SEATTLE (AP) — With the emergence of Doug Baldwin, the arrival of Tyler Lockett and a list of injuries that slowed his development, Paul Richardson was seemingly forgotten as one of the pass catching options for the Seattle Seahawks.
He won’t be overlooked any more. Not after Saturday night.
Richardson’s acrobatic 2-yard touchdown reception was the beginning of Seattle’s 26-6 romp over Detroit in the NFC wild card game on Saturday night, sending the Seahawks into an anticipated matchup with the Atlanta Falcons.
If Richardson can continue to be this involved in the offense it adds an element that was feared lost when Lockett suffered a broken right leg in a Week 16 loss to Arizona. Lockett was the one who could help push the ball downfield and stretch a defense.
Richardson has the speed to fill that role. Against the Lions he showed the capability of making the catches when called upon.
And none was more remarkable than his first career playoff touchdown.
“That was one of the best catches you’ll see, ever,” Seattle quarterback Russell Wilson said.
Richardson went horizontal reaching out with his left hand to cradle a fourth-down pass as he was being interfered with by Tavon Wilson. What wasn’t called on the play was Richardson’s right hand yanking on the facemask of Wilson as he reached to make the catch.
“I didn’t know that I had it until I got it honestly,” said Richardson, who also had a one-handed 27-yard catch in the fourth quarter. “It was a tough play but it worked out.”
While Richardson had the flash, Thomas Rawls did the grunt work rushing for a franchise-record 161 yards and a 4-yard touchdown in the fourth quarter. It was the reemergence of a run game for Seattle that has seen fleeting success for much of the season. After three straight games with less than 90 yards rushing as a team, the Seahawks finished with 177 yards rushing.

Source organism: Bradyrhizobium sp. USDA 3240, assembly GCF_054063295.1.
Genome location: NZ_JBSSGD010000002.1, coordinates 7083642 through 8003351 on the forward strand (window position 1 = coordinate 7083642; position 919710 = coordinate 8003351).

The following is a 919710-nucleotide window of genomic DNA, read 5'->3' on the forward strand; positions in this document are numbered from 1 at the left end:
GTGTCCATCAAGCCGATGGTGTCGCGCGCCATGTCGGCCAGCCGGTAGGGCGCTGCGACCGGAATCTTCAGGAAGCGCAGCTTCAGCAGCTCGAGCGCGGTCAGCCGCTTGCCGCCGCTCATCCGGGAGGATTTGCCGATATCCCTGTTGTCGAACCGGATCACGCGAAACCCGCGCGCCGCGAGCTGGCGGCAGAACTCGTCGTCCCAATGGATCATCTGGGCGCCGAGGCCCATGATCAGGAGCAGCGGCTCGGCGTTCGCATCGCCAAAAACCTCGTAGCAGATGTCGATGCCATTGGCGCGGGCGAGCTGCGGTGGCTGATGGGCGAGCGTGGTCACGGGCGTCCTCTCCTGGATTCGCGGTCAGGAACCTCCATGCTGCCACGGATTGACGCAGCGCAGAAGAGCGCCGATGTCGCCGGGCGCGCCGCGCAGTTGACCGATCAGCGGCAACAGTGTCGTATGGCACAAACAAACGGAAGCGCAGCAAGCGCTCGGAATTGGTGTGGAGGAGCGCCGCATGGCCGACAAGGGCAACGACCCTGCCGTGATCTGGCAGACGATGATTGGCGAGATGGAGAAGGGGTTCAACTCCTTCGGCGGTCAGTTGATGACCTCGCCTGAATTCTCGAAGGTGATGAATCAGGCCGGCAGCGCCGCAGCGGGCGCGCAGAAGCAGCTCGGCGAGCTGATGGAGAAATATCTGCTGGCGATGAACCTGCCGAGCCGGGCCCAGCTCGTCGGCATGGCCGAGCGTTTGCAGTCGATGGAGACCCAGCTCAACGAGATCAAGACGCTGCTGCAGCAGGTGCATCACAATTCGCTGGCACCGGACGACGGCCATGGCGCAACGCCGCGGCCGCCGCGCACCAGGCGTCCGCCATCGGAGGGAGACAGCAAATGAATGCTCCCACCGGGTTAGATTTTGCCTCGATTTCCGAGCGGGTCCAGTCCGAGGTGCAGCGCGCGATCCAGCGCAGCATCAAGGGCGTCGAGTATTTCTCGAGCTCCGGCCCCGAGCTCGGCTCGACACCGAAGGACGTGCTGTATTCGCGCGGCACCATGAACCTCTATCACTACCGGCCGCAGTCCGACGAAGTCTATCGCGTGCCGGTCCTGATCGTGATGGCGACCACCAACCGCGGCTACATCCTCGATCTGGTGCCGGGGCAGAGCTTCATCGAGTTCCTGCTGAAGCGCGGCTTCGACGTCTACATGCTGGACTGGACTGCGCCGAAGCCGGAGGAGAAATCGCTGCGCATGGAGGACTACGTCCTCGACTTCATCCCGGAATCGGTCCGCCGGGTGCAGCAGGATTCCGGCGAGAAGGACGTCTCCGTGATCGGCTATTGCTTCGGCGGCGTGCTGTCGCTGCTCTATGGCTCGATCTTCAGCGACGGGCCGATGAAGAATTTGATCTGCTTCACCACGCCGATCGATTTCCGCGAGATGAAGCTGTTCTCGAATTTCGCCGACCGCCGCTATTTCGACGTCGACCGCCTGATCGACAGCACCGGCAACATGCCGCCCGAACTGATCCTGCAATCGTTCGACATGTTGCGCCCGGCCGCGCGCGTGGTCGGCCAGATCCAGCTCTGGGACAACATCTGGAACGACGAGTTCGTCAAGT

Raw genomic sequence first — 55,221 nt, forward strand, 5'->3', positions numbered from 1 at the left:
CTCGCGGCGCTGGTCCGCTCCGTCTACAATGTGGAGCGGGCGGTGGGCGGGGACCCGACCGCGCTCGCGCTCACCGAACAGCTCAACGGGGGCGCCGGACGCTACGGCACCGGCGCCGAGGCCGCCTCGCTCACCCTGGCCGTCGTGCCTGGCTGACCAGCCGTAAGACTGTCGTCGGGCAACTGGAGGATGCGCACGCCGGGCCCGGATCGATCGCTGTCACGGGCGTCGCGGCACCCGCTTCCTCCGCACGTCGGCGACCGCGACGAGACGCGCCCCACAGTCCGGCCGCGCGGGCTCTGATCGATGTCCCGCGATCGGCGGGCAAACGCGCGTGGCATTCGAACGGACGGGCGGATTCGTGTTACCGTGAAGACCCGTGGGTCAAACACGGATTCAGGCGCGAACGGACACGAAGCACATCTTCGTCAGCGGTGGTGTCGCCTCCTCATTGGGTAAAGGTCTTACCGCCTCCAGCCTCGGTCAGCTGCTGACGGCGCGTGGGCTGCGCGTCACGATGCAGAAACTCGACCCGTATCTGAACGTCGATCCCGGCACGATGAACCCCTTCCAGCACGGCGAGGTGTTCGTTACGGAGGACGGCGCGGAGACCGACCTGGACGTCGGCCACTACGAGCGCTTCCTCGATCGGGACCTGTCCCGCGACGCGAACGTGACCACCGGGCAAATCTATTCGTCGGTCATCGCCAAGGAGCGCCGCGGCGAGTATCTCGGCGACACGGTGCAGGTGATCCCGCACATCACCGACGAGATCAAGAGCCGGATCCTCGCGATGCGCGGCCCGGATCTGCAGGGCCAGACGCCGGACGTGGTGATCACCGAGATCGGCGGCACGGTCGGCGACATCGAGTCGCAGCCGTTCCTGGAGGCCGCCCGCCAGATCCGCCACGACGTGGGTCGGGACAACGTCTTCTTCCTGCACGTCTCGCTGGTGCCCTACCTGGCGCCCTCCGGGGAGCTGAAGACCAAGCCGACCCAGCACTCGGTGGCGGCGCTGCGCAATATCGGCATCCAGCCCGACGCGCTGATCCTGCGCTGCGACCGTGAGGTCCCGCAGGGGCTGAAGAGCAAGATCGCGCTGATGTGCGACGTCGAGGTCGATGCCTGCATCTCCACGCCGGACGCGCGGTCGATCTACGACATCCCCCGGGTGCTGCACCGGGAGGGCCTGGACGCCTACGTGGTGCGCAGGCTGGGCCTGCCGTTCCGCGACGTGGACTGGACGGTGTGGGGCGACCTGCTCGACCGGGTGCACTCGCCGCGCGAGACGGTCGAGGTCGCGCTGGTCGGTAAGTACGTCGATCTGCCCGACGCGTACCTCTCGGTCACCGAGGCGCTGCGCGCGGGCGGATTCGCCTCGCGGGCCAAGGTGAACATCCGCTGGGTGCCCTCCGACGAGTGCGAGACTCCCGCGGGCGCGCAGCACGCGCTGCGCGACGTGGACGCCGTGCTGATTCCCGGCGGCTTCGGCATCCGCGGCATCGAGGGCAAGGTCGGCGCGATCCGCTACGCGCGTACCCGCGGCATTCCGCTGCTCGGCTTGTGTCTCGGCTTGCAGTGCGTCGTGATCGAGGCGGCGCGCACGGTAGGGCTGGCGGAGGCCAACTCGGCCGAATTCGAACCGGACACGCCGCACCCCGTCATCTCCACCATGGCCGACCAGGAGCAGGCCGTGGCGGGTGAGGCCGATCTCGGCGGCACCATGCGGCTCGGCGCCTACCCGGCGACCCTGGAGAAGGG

“It’s nice to have our run game back. It feels like Seattle again,” Seahawks right tackle Garry Gilliam said.
Seattle’s win will take the Seahawks back to a critical point in what has developed over the past five seasons. It was Seattle’s 30-28 loss to Atlanta in the 2012 NFC divisional playoff on a last second field goal that became the spark for a run to two straight NFC championships and one Super Bowl title.
And now they’ll go back to the Georgia Dome with a chance to prove that an inconsistent team during the regular season really does have a pedigree to make another Super Bowl run.
Here’s what else to know from Seattle’s 10th straight home playoff win:
LATE FADE: Detroit was in position a month ago not just to be playing at home in the postseason but have a coveted bye.
Kicking away the NFC North title and any chance at the No. 2 seed with three straight losses to end the regular season, and then falling to the Seahawks will sting going into the offseason.
“They did exactly what we thought they was going to do,” Tavon Wilson said. “They just did what they was going to do better than we did.”
It was the ninth straight postseason loss for the Lions , whose last road playoff victory was in 1957 at San Francisco. Detroit’s last playoff win was 38-6 at home over Dallas in the divisional round on Jan. 5, 1992.
SLOW THEM DOWN: Seattle shut down Detroit’s Matthew Stafford, holding him to 205 yards passing and three sacks. Detroit didn’t run a play inside the Seattle 33-yard line.
Due to his injured finger and a makeshift offensive line, Stafford didn’t have an opportunity to test Seattle’s secondary downfield. Detroit had only two pass plays longer than 20 yards.
Slowing down All-Pro quarterback Matt Ryan may be a little tougher.
But Ryan will gladly push the ball downfield, especially now with Earl Thomas out for the season. When the teams played earlier this season, Ryan had four pass plays of 24 yards or longer, including touchdowns of 46 and 36 yards.
“We understand them, we understand what they like to do,” Seattle cornerback Richard Sherman said.
BALDWIN’S MISTAKE: Doug Baldwin is clearly the favorite target of Russell Wilson. For the second time in three games, Baldwin finished with double-digit receptions. He had 13 catches in Week 16 against Arizona and had 11 catches for 104 yards and a touchdown against the Lions.
It was the last catch — his 13-yard TD — that Baldwin felt awful about. Baldwin ran the wrong route and stole the pass from the intended receiver Jermaine Kearse.
MENTOR vs. MENTEE: Dan Quinn became one of the hottest coaching commodities in the NFL learning under Pete Carroll. Now the pair will meet with a trip to the NFC championship at stake.
Carroll improved to 9-4 in the playoffs with Seattle after the victory over Detroit. Next Saturday’s game will be Quinn’s first playoff game as a head coach.
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